A life-size replica of a titanosaur—one of the largest known dinosaurs—is headed to the Natural History Museum in London. The cast represents Patagotitan mayorum, a massive plant-eating dinosaur with a long neck and tail that lived roughly 100 million years ago.
After a rancher discovered fossilized remains in Patagonia, Argentina, in 2012, a team of researchers from the Egidio Feruglio Paleontological Museum (MEF) began carefully excavating the bones, which they think belonged to six different titanosaur dinosaurs.
Scientists don’t know why the six dinosaurs died. “They were all almost fully grown and died at the same site,” Sinead Marron, the exhibition’s lead curator, tells the Guardian’s Robin McKie. “But why? What could have done that? It is not clear, though the mystery gives an extra dimension to the story of these wonderful animals.”
The original fossils are housed in MEF’s collection. However, because of great demand from museums, the paleontologists began creating replicas of P. mayorum, which measured 122 feet long. Versions of P. mayorum have since been on view at the Field Museum in Chicago (nicknamed Máximo) and the American Natural History Museum in New York.
The upcoming exhibition in London, called “Titanosaur: Life as the Biggest Dinosaur,” will mark the creature’s debut in Europe. It will also feature touchable specimens, interactive elements and artists’ renderings of the plants and animals that lived during the Cretaceous Period.
While dinosaurs have been extinct for 65 million years, plenty of other towering animals roam the planet today. As such, the exhibition also asks museum-goers to contemplate the best ways to protect them.
“Comparable in weight to more than nine African elephants, this star specimen will inspire visitors to care for some of the planet’s largest and most vulnerable creatures, which face similar challenges for survival, and show that within Earth’s ecosystems, size really does matter,” says Paul Barrett, a paleobiologist who helped organize the exhibition, in a statement.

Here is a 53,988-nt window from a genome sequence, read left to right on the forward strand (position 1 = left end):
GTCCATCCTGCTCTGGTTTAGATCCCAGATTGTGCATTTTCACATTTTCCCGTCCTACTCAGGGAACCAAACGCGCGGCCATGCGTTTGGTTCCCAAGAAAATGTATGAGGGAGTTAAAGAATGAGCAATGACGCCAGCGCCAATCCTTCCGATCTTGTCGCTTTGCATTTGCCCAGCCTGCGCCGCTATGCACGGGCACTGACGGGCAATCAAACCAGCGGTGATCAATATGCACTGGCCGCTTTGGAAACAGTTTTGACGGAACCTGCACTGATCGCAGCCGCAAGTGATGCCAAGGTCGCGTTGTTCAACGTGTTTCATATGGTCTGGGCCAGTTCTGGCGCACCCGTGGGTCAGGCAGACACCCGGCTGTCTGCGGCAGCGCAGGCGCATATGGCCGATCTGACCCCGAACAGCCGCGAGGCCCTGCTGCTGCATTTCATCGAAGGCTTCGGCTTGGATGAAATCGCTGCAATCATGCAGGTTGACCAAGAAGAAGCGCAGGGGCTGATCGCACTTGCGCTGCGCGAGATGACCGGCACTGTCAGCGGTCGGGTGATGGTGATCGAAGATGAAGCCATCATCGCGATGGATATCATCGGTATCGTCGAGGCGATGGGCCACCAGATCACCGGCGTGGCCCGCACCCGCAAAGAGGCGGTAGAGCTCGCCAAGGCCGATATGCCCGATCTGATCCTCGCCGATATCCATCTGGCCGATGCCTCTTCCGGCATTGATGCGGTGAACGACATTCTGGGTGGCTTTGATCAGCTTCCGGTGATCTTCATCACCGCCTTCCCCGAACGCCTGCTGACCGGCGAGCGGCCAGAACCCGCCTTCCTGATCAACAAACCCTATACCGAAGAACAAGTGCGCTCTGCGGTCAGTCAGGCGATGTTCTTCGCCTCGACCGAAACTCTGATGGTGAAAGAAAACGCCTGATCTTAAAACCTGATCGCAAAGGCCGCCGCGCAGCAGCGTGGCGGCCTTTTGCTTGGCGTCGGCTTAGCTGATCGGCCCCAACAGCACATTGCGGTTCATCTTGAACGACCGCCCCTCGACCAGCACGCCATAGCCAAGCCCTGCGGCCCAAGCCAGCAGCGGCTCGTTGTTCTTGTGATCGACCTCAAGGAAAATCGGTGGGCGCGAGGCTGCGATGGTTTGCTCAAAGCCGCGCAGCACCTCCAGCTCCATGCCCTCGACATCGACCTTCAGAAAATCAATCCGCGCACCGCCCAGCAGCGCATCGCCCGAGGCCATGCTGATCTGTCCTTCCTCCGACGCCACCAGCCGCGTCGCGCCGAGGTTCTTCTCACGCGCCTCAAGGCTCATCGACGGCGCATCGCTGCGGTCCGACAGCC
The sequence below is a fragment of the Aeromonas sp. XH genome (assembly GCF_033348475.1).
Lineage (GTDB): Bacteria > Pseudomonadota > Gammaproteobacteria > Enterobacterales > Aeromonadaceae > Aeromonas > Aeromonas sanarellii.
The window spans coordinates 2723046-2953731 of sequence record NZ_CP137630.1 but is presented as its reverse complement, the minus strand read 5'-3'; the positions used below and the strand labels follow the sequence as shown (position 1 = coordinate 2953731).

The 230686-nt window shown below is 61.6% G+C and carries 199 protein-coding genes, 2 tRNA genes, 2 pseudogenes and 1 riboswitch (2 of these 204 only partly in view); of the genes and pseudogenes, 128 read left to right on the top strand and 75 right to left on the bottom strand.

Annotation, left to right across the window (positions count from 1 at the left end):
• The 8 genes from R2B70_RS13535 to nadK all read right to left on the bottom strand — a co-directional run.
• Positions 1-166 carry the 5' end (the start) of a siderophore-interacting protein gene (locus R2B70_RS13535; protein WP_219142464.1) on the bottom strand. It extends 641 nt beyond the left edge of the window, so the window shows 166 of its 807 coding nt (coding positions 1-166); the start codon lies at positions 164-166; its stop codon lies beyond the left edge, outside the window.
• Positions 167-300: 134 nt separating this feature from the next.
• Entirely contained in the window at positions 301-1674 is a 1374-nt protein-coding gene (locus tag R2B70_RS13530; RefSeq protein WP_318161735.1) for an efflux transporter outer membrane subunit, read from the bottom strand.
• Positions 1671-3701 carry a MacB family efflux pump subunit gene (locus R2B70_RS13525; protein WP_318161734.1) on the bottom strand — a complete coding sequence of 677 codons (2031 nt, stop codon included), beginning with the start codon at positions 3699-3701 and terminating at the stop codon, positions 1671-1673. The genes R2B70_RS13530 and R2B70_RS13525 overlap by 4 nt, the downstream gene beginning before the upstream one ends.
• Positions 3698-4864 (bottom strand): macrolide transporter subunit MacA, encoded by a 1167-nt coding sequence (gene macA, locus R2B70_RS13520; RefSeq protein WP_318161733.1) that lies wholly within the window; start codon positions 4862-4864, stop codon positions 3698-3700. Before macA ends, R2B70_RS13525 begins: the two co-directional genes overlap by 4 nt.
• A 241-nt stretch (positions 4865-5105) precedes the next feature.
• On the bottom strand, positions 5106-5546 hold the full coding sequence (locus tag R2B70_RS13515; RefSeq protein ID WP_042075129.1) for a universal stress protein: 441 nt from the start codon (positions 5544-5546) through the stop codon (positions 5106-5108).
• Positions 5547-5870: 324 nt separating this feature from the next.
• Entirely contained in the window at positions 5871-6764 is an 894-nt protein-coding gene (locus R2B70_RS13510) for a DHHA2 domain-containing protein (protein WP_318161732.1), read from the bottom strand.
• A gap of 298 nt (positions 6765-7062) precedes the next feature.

The dinosaur has a gouge in its tail, likely caused by “a large predatory dinosaur taking a bite,” Barrett tells the Telegraph’s Sarah Knapton. “We don’t know if the animal was alive or not when its tail was bitten.” Visitors to the museum will be able to inspect the gouge up close.
The cast barely fits inside the museum’s Waterhouse Gallery—which has ceilings nearly 30 feet tall—but the museum is no stranger to large specimens. It previously displayed a replica of a Diplodocus dinosaur called Dippy, as well as the skeleton of a blue whale nicknamed Hope. As the museum notes, the titanosaur cast is four times heavier than Dippy and nearly 40 feet longer than Hope.
“The sheer scale of this creature is extraordinary,” Barrett tells the Guardian. “Even when you see it next to one of today’s giant animals, like an elephant, it simply dwarfs them. It’s humbling.”
“Titanosaur: Life as the Biggest Dinosaur” will be on view at the Natural History Museum in London from March 31, 2023 to January 7, 2024.